Table 3 Reported premarital sexual activities by sex and marital status

Validating the estimates

These findings rest on the assumption that respondents correctly report their dates of marriage, childbirth and first sexual experiences. Age heaping is one potential indicator of misreporting where respondents round their age at first intercourse to the nearest round number. Figure 1 shows frequency distributions for the age of first sexual intercourse for respondents where their reported age was younger than their age of marriage. The peaks in age at first intercourse at 20 and 25 years is a signal of heaping and a possible indicator that estimates of unreported premarital sex are inflated by respondents rounding their age of first sexual intercourse up or down to 20 or 25 years. Graphs were also produced for reported years of marriage and first childbirth for those with evidence of premarital conceptions; however, no evidence of heaping was apparent. Intuitively, it seems plausible that respondents would have good recall of the date of their marriage and first child, but less reliable recall of the age at which they first had sex. Removing those who reported either 20 or 25 years as the age at which they first engaged in sexual intercourse, however, has little effect, leaving the proportion of respondents who gave an age of first intercourse that was younger than they were at their first marriage unchanged at 12%. Thus, while there is possible evidence of age heaping, it does not appear to affect estimated underreporting of premarital sex.

Fig. 1
figure1

Frequency distribution of age at first sexSource: The 2010 Greater Jakarta Transition to Adulthood Survey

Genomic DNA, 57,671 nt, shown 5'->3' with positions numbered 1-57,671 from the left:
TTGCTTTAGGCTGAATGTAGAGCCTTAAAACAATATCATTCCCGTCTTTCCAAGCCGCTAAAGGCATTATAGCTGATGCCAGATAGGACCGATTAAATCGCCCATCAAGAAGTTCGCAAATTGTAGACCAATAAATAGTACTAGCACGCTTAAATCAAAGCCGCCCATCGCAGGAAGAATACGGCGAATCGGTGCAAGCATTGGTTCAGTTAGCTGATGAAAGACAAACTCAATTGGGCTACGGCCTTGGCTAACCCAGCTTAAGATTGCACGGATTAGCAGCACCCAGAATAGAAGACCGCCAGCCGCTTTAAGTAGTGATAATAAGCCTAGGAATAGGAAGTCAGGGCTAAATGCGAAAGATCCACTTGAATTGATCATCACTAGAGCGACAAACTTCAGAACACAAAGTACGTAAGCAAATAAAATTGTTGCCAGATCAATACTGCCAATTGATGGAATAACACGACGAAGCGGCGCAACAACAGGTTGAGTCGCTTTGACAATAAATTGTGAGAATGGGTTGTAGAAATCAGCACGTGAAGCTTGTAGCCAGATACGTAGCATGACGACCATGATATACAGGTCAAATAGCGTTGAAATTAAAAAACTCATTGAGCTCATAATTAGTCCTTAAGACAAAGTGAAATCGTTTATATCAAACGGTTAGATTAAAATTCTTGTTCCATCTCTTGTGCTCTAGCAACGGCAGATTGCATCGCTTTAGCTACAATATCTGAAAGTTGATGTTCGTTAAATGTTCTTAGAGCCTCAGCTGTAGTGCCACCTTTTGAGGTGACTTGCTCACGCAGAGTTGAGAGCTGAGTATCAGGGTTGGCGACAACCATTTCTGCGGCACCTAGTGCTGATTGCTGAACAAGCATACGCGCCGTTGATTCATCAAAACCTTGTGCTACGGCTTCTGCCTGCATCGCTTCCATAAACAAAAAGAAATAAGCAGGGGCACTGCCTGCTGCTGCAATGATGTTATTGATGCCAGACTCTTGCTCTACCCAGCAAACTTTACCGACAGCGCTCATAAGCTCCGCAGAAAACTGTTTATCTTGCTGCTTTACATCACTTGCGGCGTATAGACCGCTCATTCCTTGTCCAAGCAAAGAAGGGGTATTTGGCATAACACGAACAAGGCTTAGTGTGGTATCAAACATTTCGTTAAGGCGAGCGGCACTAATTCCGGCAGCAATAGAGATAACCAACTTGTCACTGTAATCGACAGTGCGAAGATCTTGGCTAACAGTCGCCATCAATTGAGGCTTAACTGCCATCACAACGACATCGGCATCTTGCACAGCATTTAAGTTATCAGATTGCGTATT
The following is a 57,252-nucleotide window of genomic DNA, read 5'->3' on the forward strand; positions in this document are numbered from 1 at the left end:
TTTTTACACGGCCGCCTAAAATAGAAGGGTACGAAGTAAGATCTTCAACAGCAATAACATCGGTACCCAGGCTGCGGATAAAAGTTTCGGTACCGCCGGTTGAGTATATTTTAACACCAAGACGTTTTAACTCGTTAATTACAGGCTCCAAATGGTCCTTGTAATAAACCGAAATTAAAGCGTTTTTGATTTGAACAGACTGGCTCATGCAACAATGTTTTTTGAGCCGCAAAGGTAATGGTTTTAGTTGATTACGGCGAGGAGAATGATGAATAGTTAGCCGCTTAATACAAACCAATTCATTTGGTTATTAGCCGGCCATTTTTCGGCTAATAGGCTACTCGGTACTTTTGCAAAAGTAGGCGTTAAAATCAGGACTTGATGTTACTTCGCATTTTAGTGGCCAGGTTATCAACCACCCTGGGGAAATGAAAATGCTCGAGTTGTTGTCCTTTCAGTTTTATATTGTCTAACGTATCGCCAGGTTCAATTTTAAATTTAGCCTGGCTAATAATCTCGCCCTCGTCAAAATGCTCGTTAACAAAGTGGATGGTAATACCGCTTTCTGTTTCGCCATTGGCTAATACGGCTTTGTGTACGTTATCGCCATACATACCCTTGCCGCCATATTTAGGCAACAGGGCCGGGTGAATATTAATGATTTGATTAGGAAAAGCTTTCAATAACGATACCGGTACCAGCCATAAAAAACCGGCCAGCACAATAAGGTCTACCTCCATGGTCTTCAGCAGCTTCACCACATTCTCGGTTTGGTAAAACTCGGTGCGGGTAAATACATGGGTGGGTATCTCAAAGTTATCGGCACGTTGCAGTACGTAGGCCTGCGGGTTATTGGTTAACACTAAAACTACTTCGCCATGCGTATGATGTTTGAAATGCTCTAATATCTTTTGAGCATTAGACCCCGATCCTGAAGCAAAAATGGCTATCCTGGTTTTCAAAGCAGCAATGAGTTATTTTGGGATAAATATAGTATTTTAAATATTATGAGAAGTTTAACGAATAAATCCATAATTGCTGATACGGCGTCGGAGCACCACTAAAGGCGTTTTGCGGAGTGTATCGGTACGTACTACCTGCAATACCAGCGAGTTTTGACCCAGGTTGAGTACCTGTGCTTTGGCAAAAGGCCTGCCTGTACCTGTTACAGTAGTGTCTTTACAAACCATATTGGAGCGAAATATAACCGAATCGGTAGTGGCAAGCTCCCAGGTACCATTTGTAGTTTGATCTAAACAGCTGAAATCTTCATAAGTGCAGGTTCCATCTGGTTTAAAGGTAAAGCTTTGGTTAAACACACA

Evidence for premarital conceptions are compared against results of the Indonesian Demographic and Health Survey (IDHS). This is performed by estimating the number of months between first marriage and first childbirth for ever married women and comparing these to subsamples from the 2002–2003, 2007 and 2002 IDHS editions. These subsamples are all ever married women aged 20–34 years living in the broader regions of DKI Jakarta, West Java and Banten that encompass Greater Jakarta. Importantly, the IDHS asks about the date of first cohabitation with a husband or partner rather than marriage, so the estimates are not perfectly comparable. Figure 2 presents the results, comparing the cumulative weighted proportion of married women to have given birth within x months of getting married/cohabiting. The estimates are reasonably similar with 24% of the GJTAS sample giving birth within nine months of marriage, compared with 18%, 21%, and 20% of the population weighted IDHS 2012, 2007 and 2002–2003 subsamples respectively. The somewhat higher proportion in the GJTAS may be at least partly attributable to the difference in question wording as to the timing of marriage or cohabitation and/or to the fact that the GJTAS sample is exclusively focused on Greater Jakarta where the IDHS subsamples take in rural and other urban populations. Nevertheless, the results are in broad agreement, providing some confidence in the GJTAS estimates.